Figure 3. A SAFe portfolio consists of one or more development value streams
Figure 3. A SAFe portfolio consists of one or more development value streams

SAFe Principle #2 – Apply systems thinking, guides the organization in identifying the entire value stream from request to release and regarding it as a single, integrated delivery system. This serves to align efforts across the organization toward managing one shared value stream as opposed to many independently managed fragments.

Once the value stream has been identified, everyone involved in carrying out its steps is organized around it to ensure smooth execution. As described in Principle #10 – Organize around value, this requires people with different skills to come together as a unified, enduring, cross-functional Agile Release Train (ART), as illustrated in Figure 4.

Figure 4. An ART contains all the people who do work in the value stream
Figure 4. An ART contains all the people who do work in the value stream

Large solutions—such as aircraft, automobiles, satellites, and medical imaging devices—typically require multiple ARTs and external suppliers to effectively realize the value stream. Solution Trains are established to organize the many hundreds, sometimes thousands, of individuals required to navigate these complex value streams.

3. Make Value Flow without Interruptions

Once value streams are identified, and teams are organized around the solutions they support, the value stream must be cleared of wasteful activities that delay solution delivery. Locating the sources of these delays is the first step toward improving value flow.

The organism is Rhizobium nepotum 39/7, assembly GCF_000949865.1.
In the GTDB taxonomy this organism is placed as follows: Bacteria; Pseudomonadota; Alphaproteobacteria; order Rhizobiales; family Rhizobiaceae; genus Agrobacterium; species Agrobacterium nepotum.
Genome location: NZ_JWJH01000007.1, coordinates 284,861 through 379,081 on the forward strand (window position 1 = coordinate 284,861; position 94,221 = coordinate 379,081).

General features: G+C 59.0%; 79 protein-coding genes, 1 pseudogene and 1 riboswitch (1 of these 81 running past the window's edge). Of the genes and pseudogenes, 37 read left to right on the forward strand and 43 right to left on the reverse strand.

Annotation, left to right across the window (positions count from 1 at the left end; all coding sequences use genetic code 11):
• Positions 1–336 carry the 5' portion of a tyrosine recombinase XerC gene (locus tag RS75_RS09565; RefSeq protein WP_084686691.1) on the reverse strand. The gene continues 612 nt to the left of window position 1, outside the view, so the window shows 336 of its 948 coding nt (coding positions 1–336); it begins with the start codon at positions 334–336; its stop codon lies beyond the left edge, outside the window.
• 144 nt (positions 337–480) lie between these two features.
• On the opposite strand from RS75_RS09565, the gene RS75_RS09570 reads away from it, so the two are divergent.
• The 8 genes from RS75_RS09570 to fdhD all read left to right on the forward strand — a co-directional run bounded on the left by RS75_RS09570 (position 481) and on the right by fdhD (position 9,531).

Value stream mapping accomplishes this by modeling the end-to-end sequence of activities and measuring performance at and between each step. As shown in Figure 5, value stream maps help visualize the value stream and pinpoint major delay occurrences.

Figure 5. Value stream mapping reveals sources of delay
Figure 5. Value stream mapping reveals sources of delay

The next step toward accelerating flow is identifying the root causes of these delays and applying Lean-Agile methods to correct them. Specifically, applying SAFe’s eight flow accelerators enables flow to be maximized throughout the entire value stream:

  1. Visualize and limit WIP
  2. Address bottlenecks
  3. Minimize handoffs and dependencies
  4. Get faster feedback
  5. Work in smaller batches
  6. Reduce queue length
  7. Optimize time ‘in the zone’